Precancerous Lesion & Condition
A precancerous lesion is a morphologically altered tissue in which oral cancer is more likely to occur than in its apparently normal counterpart, for example, Leukoplakia, Erythroplakia etc. A precancerous condition is a generalized state associated with a significantly increased risk of cancer, for example, submucous fibrosis, Lichen planus etc.
However, in a workshop held in 2005 by the World Health Organization (WHO), it was decided to use the term “potentially malignant disorders (PMD)” as it conveys that not all disorders described under this term may transform into cancer.
The following were identified as Potentially Malignant Disorders by the World Health Organisation.
- Palatal lesion of reverse cigar smoking
- Oral lichen planus
- Oral submucous fibrosis (SMF)
- Discoid lupus erythematosus
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Management of potentially malignant disorders
Most PMD are asymptomatic and the major goal of treatment is to prohibit and/or to detect cancer development early. Treatment of PMD can be in three groups namely close observation, surgical excision/ablation, and medical treatment.
Patients with early small lesions that are clinically benign-appearing and emerge in favorable areas can be noticed. Still, the demands for repeated follow-ups and the chance of malignant conversion ought to be taught to the patient.
*Conservative surgical excision
Surgical resection is carried out to get rid of areas at high risk to advance to early carcinoma or to execute early malignant transformation. The inefficiency to winningly eliminate all precancerous regions with surgery is only because of the extended ‘field effect’ usually found in the oral cavity, to which exposure to carcinogens generates premalignant transformations over major surfaces of the mucosa. Besides, excision is linked with excessive recurrence rates.
This procedure offers the likely advantage of reduced scarring, yet, the lack of a ressected specimen for histopathologic and genetic studies, sets a major disadvantage.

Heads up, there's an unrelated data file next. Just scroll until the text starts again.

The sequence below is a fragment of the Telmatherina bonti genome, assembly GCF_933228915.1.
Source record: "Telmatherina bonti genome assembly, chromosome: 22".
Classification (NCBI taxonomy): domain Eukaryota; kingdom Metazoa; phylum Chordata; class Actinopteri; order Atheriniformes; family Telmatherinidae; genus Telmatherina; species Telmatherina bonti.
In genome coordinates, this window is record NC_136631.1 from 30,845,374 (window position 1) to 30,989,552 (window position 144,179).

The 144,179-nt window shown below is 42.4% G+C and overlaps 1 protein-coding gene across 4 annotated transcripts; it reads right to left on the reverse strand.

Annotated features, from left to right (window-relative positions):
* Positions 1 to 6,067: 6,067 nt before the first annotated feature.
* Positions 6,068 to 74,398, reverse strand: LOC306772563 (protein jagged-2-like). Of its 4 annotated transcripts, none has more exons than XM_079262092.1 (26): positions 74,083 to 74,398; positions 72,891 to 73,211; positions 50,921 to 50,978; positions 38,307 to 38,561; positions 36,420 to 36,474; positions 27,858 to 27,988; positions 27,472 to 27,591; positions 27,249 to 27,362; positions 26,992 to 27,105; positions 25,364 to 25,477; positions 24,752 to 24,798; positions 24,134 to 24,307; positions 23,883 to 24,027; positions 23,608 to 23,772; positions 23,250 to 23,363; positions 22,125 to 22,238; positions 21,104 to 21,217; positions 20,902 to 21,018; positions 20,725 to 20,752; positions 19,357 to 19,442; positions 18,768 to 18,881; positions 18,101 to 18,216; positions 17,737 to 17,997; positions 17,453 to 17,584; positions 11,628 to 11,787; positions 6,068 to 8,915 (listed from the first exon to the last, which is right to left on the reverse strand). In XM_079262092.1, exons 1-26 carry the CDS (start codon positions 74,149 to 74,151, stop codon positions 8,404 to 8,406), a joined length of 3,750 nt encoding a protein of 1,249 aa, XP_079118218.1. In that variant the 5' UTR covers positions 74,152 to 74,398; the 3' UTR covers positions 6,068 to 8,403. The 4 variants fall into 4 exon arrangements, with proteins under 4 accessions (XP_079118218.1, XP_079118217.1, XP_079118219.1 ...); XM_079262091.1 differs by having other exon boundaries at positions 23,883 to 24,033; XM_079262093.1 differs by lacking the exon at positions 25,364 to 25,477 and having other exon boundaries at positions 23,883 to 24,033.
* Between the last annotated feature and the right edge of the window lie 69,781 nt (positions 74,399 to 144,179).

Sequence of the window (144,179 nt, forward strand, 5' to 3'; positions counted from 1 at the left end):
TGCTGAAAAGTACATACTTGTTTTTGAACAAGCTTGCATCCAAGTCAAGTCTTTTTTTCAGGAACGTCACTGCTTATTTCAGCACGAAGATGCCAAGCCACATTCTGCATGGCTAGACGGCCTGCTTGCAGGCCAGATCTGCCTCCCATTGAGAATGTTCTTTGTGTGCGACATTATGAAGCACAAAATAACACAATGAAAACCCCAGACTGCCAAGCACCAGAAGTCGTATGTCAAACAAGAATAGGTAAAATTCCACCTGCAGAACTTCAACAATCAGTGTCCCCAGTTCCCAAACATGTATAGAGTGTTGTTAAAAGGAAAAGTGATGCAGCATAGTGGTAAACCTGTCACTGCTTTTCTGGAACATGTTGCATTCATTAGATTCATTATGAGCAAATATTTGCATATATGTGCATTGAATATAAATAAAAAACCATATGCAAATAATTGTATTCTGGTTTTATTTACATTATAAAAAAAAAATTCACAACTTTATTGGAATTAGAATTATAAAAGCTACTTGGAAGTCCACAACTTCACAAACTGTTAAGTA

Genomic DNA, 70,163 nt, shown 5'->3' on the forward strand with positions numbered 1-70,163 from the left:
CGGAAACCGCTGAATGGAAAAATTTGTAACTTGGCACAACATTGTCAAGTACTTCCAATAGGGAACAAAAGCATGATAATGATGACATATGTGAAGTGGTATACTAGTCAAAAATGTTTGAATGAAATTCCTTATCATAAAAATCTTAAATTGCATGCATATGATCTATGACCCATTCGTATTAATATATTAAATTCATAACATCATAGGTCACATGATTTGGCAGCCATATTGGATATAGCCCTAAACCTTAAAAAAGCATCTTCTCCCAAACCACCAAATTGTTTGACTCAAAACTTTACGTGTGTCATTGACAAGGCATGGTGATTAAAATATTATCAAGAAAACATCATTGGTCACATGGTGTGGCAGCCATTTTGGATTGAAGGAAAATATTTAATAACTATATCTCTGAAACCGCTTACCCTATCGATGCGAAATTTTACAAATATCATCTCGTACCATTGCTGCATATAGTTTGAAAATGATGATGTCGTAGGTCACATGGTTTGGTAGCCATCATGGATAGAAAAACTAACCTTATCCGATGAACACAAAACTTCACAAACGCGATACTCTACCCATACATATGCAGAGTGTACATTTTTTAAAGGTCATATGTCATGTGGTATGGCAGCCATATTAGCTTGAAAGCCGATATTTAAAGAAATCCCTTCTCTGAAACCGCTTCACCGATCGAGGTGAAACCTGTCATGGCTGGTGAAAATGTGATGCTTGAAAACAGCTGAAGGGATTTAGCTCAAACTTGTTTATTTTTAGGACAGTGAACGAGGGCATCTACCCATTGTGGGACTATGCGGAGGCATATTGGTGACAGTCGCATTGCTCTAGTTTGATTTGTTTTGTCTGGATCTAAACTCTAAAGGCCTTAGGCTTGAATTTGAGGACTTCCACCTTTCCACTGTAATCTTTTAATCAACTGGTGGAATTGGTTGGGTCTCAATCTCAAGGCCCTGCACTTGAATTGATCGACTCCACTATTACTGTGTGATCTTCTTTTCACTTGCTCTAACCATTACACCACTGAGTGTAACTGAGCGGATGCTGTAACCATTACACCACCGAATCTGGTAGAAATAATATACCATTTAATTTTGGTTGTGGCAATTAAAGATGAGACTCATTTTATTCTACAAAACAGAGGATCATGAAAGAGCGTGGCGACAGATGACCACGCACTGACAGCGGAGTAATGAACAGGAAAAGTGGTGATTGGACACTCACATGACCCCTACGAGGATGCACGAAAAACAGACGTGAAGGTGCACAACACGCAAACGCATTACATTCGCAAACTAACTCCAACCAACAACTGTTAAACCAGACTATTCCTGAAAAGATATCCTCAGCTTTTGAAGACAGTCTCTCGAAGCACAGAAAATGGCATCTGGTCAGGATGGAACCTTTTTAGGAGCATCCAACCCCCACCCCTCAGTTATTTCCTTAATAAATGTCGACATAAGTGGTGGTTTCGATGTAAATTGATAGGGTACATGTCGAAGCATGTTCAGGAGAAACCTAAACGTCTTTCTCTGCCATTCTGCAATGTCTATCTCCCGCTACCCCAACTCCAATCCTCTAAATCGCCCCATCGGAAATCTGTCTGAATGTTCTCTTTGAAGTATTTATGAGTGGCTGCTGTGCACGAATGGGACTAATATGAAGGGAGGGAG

It constrains the particular advantage. Recurrence rates of 20–71.4% have been reported, accompanying malignant transformation rates of 7–25%.
A photosensitizing agent, such as 5-ALA or hematoporphyrin derivatives, which exclusively targets neoplastic cells is dispensed either intravenously or topically. The tissue to be aimed is then exposed to a set wavelength of light, which energizes the photosensitizer, induce it to transfer energy to molecular oxygen, giving rise to reactive oxygen species locally, and successive tissue damage.
In case of erythroplakia, surgery, either by laser or cold knife, is the suggestive treatment technique. Without therapy, this disease modifies into invasive carcinoma in 60–90% of the cases during 5–10 years after first diagnosis.
Screening for PMDs
The whole mucosa of the upper aerodigestive tract once exposed to a variety of carcinogens will likely encounter and heap up various cytogenetic reforms which sooner or later lead to the development of varied malignant lesions. This signifies that a large number of cancers are upheld by an observable preclinical state.
In general malignant transformation rates for various PMDs range from approximately 5% for leukoplakia to ~85 % for erythroplakia. Prior detection of these lesions may help in stopping their malignant transformation or downstaging the disease. This is the whole idea back in the screening of populations with high-risk conduct for oral cancer.
Thus, Potentially malignant disorders are a chief extent of diseases that need to pin down and followed through firmly. Precise spotting of their malignant potential may help in early diagnosis of cancer and downstaging of the disease.